Notwithstanding New Port Authority Allegations, Overboard Cowboys Love Might Still Pay Dividends for Christie

By Matt Rooney | The Save Jersey Blog

Christie Bridgegate radioThis is exactly what I was afraid of, Save Jerseyans.

According to an accusatory report in the International Business Times, Governor Chris Christie (R-Cowboys Nation) allegedly pushed the Port Authority to grant a contract to a company owned, in part, by Dallas Cowboys owner Jerry Jones.

The specific allegation? As a general matter, New Jersey ethics rules bar public officials from accepting gifts given by individuals or entities that “deal with, contact, or regulate in the course of official business” with the official at issue. Jones reportedly saw to it that Christie’s travel to his recent Cowboys game appearances were gratis.

The Christie Administration’s official position? An executive order signed by Jim McGreevey back in 2003 permits New Jersey governors to receive gifts from “personal friends.” 

Here’s the guide to executive branch ethics in New Jersey if you want a little background. Frankly, whenever someone tries to justify his or her actions by pointing to a McGreevey era move, you can’t blame everyone else for raising their eyebrows.

The actual dispute in interpretation (?) stems from a March 2013 press release by which Governor Christie and his ally to the north, Governor Mario Cuomo of New York, announced the awarding of a contract to Legends Hospitality LLC, an entity owned by the Dallas Cowboys, New York Yankees and Checketts Partners Investment Fund, for the right to operate the One World Trade Center’s observation deck. The Port Authority board voted to approve the contract the next day. At the time, Jones’s son (who serves as the Cowboys Veep) issued a statement through the Port’s release stating that his organization was “humbled to have been chosen to operate the Observatory Deck.”

Oh boy. Sounds bad right?

I’m not sure in a strictly legal sense. Christie is a careful guy, and proving that an executive violated ethics rules is difficult to do since so many ethics rules are the product of executive orders, as opposed to statutes, meaning that they’re even more open to interpretation than would ordinarily be the case. Enforcement is also much more tricky in this context.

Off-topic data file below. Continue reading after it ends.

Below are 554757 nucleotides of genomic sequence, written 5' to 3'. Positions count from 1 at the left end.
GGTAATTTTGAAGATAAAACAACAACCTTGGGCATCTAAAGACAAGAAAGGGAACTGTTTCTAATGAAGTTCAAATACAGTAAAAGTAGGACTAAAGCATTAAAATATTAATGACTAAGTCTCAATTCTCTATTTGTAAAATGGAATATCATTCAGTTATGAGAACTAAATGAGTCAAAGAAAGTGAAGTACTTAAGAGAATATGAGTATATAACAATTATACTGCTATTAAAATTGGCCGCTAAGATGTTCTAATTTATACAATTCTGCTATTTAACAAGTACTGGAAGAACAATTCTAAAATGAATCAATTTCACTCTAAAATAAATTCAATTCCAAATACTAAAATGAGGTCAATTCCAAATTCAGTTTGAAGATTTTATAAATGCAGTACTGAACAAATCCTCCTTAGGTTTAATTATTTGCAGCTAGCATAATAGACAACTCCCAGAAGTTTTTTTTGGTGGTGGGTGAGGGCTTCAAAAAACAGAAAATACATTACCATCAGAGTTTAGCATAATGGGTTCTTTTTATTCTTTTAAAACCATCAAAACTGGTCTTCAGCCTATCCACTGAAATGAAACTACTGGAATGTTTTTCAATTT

George_Washington_Bridge,_HAER_NY-129-8But this isn’t a legal blog. This is a political website, and story headlines screaming ethics violations associated with a trip to a controversial gazillionaire’s club box are NOT what Governor Christie needs right now as he seeks to move beyond Bridgegate to whatever comes next. Like I said yesterday.

The flip side? It’s a little overly-broad but still generally true: all press is good press.

A Monday night chat about all of this with a well-placed Republican friend gave me some interesting perspective. Folks who already have a firm opinion about the Governor are likely to find their preexisting opinions reinforced by this latest public controversy. The haters will hate and the lovers with love.

Those who don’t already know the Guv too well? Americans who plug into politics only sparingly?

Most politicians would kill for a full cycle (or more) of articles in Deadspin, Sports Illustrated, etc., that don’t have anything to do with (1) a jail sentence or (2) a sex scandal. Poor Mitt Romney, as my friend pointed out, probably would’ve killed to have the opportunity to look as “normal” as Christie got a chance to look in that box, hugging the owner of his childhood team and fist-pumping like a frat boy at a tailgate.

And could over-exposure be balanced-out by over-accusations? Bridgegate didn’t reveal any incriminating evidence re: Christie’s personal actions. Christie’s public opinion in NJ took a big hit but so did that of the legislative tribunal. Might it all turn into white noise IF (and this is an if) the American people get to know and like this guy?

Granted, I’m still not 100% convinced that this entire episode is a plus for the Guv. Not by a long shot. Hypothetical Bridgegate indictments this year could blow everything up. His brand is authenticity and leadership, sure, but hugging controversial fat cats screams 1%. That’s a very easy avenue of attack for Christie antagonists especially considering his many personal and professional financial sector connections. Were it me, I might’ve visited the box once just to get a hit… not for the entire post-season and then some.

But if there’s anyone who could turn this into a positive it’s Chris Christie. And if there’s one candidate who might be vulnerable to a contrast with a real human being, you’d think it’d be Hillary Clinton. Right?

Let’s hear what you think.